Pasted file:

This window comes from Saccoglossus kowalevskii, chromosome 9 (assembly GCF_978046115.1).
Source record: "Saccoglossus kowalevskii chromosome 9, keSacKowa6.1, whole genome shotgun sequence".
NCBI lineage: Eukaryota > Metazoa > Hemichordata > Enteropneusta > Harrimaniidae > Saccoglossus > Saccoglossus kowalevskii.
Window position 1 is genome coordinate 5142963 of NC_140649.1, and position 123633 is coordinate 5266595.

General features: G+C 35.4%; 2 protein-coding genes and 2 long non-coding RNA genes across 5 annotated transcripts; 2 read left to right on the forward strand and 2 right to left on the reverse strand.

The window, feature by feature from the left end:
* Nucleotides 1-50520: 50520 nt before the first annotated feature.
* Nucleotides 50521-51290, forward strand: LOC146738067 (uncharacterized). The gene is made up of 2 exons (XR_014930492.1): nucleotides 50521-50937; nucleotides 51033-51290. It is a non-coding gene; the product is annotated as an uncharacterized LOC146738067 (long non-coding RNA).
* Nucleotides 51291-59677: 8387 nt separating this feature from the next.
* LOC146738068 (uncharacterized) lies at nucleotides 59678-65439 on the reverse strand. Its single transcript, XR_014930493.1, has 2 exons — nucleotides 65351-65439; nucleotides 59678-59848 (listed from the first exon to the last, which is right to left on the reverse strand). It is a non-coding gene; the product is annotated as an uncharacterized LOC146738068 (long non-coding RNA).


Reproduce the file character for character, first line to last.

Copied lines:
This window comes from Saccoglossus kowalevskii, chromosome 9 (assembly GCF_978046115.1).
Source record: "Saccoglossus kowalevskii chromosome 9, keSacKowa6.1, whole genome shotgun sequence".
NCBI lineage: Eukaryota > Metazoa > Hemichordata > Enteropneusta > Harrimaniidae > Saccoglossus > Saccoglossus kowalevskii.
Window position 1 is genome coordinate 5142963 of NC_140649.1, and position 123633 is coordinate 5266595.

General features: G+C 35.4%; 2 protein-coding genes and 2 long non-coding RNA genes across 5 annotated transcripts; 2 read left to right on the forward strand and 2 right to left on the reverse strand.

The window, feature by feature from the left end:
* Nucleotides 1-50520: 50520 nt before the first annotated feature.
* Nucleotides 50521-51290, forward strand: LOC146738067 (uncharacterized). The gene is made up of 2 exons (XR_014930492.1): nucleotides 50521-50937; nucleotides 51033-51290. It is a non-coding gene; the product is annotated as an uncharacterized LOC146738067 (long non-coding RNA).
* Nucleotides 51291-59677: 8387 nt separating this feature from the next.
* LOC146738068 (uncharacterized) lies at nucleotides 59678-65439 on the reverse strand. Its single transcript, XR_014930493.1, has 2 exons — nucleotides 65351-65439; nucleotides 59678-59848 (listed from the first exon to the last, which is right to left on the reverse strand). It is a non-coding gene; the product is annotated as an uncharacterized LOC146738068 (long non-coding RNA).